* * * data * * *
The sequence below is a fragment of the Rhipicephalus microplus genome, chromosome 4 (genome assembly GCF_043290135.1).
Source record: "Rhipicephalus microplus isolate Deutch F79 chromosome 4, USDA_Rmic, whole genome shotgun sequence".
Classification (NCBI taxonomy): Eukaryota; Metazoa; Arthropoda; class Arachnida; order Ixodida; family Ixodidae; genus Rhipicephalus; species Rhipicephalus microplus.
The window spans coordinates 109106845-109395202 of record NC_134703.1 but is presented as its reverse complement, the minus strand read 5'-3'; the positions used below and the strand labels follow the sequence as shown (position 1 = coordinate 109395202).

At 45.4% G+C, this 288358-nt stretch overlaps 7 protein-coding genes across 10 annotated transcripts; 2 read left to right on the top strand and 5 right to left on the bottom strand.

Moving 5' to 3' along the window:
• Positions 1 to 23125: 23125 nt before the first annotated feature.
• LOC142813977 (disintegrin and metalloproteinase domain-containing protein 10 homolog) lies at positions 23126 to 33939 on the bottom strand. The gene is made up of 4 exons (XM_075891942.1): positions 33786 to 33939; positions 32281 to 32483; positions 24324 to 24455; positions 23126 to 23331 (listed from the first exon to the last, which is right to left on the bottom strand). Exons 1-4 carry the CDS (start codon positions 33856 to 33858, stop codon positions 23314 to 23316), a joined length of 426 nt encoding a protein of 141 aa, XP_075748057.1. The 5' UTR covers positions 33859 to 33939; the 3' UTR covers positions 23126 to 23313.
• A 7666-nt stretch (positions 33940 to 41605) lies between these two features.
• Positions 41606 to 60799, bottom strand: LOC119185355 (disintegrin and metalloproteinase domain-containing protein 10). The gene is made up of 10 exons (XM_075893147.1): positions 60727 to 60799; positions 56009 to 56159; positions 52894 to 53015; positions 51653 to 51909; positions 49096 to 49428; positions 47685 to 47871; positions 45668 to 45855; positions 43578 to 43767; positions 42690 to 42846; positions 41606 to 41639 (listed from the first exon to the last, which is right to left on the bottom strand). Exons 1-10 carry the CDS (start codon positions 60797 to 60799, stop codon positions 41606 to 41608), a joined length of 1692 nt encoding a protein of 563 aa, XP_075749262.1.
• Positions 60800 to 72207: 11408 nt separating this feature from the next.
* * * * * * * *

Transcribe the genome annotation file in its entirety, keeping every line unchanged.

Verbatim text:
The sequence below is a fragment of the Rhipicephalus microplus genome, chromosome 4 (genome assembly GCF_043290135.1).
Source record: "Rhipicephalus microplus isolate Deutch F79 chromosome 4, USDA_Rmic, whole genome shotgun sequence".
Classification (NCBI taxonomy): Eukaryota; Metazoa; Arthropoda; class Arachnida; order Ixodida; family Ixodidae; genus Rhipicephalus; species Rhipicephalus microplus.
The window spans coordinates 109106845-109395202 of record NC_134703.1 but is presented as its reverse complement, the minus strand read 5'-3'; the positions used below and the strand labels follow the sequence as shown (position 1 = coordinate 109395202).

At 45.4% G+C, this 288358-nt stretch overlaps 7 protein-coding genes across 10 annotated transcripts; 2 read left to right on the top strand and 5 right to left on the bottom strand.

Moving 5' to 3' along the window:
• Positions 1 to 23125: 23125 nt before the first annotated feature.
• LOC142813977 (disintegrin and metalloproteinase domain-containing protein 10 homolog) lies at positions 23126 to 33939 on the bottom strand. The gene is made up of 4 exons (XM_075891942.1): positions 33786 to 33939; positions 32281 to 32483; positions 24324 to 24455; positions 23126 to 23331 (listed from the first exon to the last, which is right to left on the bottom strand). Exons 1-4 carry the CDS (start codon positions 33856 to 33858, stop codon positions 23314 to 23316), a joined length of 426 nt encoding a protein of 141 aa, XP_075748057.1. The 5' UTR covers positions 33859 to 33939; the 3' UTR covers positions 23126 to 23313.
• A 7666-nt stretch (positions 33940 to 41605) lies between these two features.
• Positions 41606 to 60799, bottom strand: LOC119185355 (disintegrin and metalloproteinase domain-containing protein 10). The gene is made up of 10 exons (XM_075893147.1): positions 60727 to 60799; positions 56009 to 56159; positions 52894 to 53015; positions 51653 to 51909; positions 49096 to 49428; positions 47685 to 47871; positions 45668 to 45855; positions 43578 to 43767; positions 42690 to 42846; positions 41606 to 41639 (listed from the first exon to the last, which is right to left on the bottom strand). Exons 1-10 carry the CDS (start codon positions 60797 to 60799, stop codon positions 41606 to 41608), a joined length of 1692 nt encoding a protein of 563 aa, XP_075749262.1.
• Positions 60800 to 72207: 11408 nt separating this feature from the next.